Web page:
The young authors of Young Playwrights’ Theater perhaps do both, and now have a new platform from which to share their words with the world. This winter, Young Playwrights’ Theater published its first book, Write to Dream — a collection of plays written by YPT students, as well as information on YPT’s arts education program and curriculum.

The plays written by YPT students represent an artistic achievement worthy of publication in and of themselves, but the additional information on curriculum and assessment adds an additional level of justification and value to YPT’s work. Plays range in topic from satires on capitalism (written by a fifth grader!) to magnetic superheroes, inter-racial romance and gang violence.

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In The News …

Amid change, affordable housing revitalizes parts of Ward 5 (Greater Greater Washington): “As development along Rhode Island Avenue and New York Avenue take shape over the next few years, much of DC’s Ward 5 will see major changes. But can these changes draw new residents without displacing existing ones? A key element will be to preserve and expand the availability of affordable housing.” This past week, Housing For All Campaign hosted a town hall meeting focused on the options, both small and extensive, for accessible housing in Ward 5. “Ward 5 will continue to benefit from the investments in affordable housing that build vibrant spaces for current and future District residents.”

Online Giving Streak Continues With 13% Rise Last Week (Chronicle of Philanthropy): “Online giving to 8,700 charities rose 13.3 percent last week when compared with the same days last year, according to Network for Good [...] What’s more, the number of donations grew nearly 7 percent.” The week of Thanksgiving, online giving actually rose an impressive 61 percent; and after Thanksgiving, giving rose by 42 percent — primarily as a result of Giving Tuesday. The Chronicle has created an interactive graphic that compares 2012 giving with 2011 giving on a day-by-day basis; check it out here.

Obesity in Young Is Seen as Falling in Several Cities (New York Times: Health): “After decades of rising childhood obesity rates, several American cities are reporting their first declines. The trend has emerged in big cities like New York and Los Angeles, as well as smaller places like Anchorage, Alaska, and Kearney, Nebraska.” While the the drops are small (5 percent or less in Philadelphia and Los Angeles), experts say they are significant because they offer the first indication that the obesity epidemic, one of the nation’s most intractable health problems, may actually be reversing course.” However, others point out that “the current declines, concentrated among higher income, mostly white populations, are still not benefiting many minority children.”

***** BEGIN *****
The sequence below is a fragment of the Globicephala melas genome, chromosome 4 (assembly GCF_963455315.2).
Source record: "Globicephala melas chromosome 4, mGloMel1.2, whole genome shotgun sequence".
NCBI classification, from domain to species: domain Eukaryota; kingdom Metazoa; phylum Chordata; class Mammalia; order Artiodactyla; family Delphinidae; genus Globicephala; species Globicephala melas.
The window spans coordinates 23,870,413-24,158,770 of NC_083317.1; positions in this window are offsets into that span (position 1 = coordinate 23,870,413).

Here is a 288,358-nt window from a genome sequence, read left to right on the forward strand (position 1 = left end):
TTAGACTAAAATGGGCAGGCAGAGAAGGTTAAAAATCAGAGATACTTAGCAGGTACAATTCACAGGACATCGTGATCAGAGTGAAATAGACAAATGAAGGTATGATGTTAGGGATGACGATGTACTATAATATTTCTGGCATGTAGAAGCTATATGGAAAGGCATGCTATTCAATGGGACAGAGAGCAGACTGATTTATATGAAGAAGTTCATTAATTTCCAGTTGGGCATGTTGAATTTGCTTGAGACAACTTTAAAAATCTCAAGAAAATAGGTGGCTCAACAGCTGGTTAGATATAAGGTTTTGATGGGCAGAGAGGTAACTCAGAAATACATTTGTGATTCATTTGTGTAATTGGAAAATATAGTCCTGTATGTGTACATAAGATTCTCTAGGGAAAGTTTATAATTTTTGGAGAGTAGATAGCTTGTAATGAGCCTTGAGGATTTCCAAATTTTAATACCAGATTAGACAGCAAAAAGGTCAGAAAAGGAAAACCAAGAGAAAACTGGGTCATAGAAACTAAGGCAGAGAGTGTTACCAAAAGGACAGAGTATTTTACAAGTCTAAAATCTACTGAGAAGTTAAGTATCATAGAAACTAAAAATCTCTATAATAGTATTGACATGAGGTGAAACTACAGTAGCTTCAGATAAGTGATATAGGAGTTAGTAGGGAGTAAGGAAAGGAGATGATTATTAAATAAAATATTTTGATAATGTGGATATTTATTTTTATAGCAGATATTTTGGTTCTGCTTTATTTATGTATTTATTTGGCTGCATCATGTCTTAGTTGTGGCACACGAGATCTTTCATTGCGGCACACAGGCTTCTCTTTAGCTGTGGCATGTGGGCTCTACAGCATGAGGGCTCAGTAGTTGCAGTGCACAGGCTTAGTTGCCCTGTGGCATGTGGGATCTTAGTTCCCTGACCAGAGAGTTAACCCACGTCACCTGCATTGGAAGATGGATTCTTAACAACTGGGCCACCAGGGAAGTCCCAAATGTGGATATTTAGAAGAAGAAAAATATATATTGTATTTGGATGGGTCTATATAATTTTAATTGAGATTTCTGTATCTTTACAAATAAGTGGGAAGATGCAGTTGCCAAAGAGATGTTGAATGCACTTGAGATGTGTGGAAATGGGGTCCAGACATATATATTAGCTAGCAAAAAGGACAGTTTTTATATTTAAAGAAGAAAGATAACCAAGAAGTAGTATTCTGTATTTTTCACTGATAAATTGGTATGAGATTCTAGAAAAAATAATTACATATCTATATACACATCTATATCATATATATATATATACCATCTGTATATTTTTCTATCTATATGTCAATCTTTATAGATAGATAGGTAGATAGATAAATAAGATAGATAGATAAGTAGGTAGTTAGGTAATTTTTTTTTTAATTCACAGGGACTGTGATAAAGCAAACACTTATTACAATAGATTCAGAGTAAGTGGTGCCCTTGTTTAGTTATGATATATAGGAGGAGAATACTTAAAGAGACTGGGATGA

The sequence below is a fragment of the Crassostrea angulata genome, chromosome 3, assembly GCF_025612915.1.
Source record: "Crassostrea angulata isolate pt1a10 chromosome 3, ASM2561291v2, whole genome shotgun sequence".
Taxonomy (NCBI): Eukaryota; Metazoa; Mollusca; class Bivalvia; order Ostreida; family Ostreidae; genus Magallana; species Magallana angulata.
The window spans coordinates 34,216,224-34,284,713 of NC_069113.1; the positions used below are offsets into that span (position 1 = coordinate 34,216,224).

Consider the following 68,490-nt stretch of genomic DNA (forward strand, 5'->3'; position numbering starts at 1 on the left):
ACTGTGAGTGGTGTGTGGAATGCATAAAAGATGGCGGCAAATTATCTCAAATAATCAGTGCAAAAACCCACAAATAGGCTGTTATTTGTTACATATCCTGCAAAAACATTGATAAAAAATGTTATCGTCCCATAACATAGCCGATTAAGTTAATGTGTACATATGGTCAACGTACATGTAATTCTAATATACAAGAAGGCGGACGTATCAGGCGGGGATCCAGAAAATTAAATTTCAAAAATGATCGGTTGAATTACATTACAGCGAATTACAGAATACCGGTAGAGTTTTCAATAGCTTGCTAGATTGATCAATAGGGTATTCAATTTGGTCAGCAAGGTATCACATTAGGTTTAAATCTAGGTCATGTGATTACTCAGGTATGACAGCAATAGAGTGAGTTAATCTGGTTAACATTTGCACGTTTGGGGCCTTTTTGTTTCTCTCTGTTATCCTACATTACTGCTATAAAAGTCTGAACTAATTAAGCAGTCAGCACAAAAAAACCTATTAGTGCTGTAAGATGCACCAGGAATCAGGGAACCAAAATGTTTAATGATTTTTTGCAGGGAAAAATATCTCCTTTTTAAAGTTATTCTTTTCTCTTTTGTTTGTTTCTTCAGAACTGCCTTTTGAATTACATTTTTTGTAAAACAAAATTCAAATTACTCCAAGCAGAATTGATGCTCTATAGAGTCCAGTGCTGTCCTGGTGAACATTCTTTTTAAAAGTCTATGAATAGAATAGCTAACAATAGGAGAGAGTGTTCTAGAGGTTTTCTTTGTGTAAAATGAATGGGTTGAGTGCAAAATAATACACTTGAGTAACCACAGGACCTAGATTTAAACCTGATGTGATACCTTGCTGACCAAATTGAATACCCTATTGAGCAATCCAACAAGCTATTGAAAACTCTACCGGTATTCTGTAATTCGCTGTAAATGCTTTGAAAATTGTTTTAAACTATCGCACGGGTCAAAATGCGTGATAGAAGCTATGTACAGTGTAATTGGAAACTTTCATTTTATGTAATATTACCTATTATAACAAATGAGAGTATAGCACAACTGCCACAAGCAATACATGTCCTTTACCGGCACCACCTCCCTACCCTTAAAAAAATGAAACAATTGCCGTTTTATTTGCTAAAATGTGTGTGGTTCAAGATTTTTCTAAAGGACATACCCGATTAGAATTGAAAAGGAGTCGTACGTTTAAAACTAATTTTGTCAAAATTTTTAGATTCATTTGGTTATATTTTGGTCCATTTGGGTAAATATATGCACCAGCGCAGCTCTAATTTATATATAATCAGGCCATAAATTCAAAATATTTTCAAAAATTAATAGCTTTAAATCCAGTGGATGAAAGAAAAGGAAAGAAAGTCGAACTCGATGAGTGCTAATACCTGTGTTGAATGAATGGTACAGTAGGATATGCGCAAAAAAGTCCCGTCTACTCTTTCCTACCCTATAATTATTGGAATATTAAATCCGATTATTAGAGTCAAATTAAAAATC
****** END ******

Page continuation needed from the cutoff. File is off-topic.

Essential Parts

From “Under new principal, Savoy Elementary shows what art can teach” in this weekend’s Washington Post:

“ Ma and Damian Woetzel, a former principal with the New York City Ballet, spent more than an hour in a classroom with students, dancing, playing music and rehearsing pieces that they later performed on stage for the whole school.

It was one small part of Principal Patrick Pope’s broader effort to use the arts to transform Savoy, where poverty is pervasive and fewer than one-fifth of students are proficient in math and reading.

As Pope sees it, song, dance, theater and visual arts aren’t tacked-on extras — they’re essential parts of creating a school where students and teachers thrive. Students agree.”

Students in grades three through five now have “twice as much art and music time” as they did previously. But Rachel Goslins, executive director of the President’s Committee on the Arts and Humanities, explains, “We are having a national conversation about how to fix our schools, and the arts were not in that conversation.”

Needless to say, the prevailing question is: how can we expand that conversation?

Learn more about Catalogue’s Performing, Literary, and Visual Arts nonprofits, many of which work directly with our schools, right here.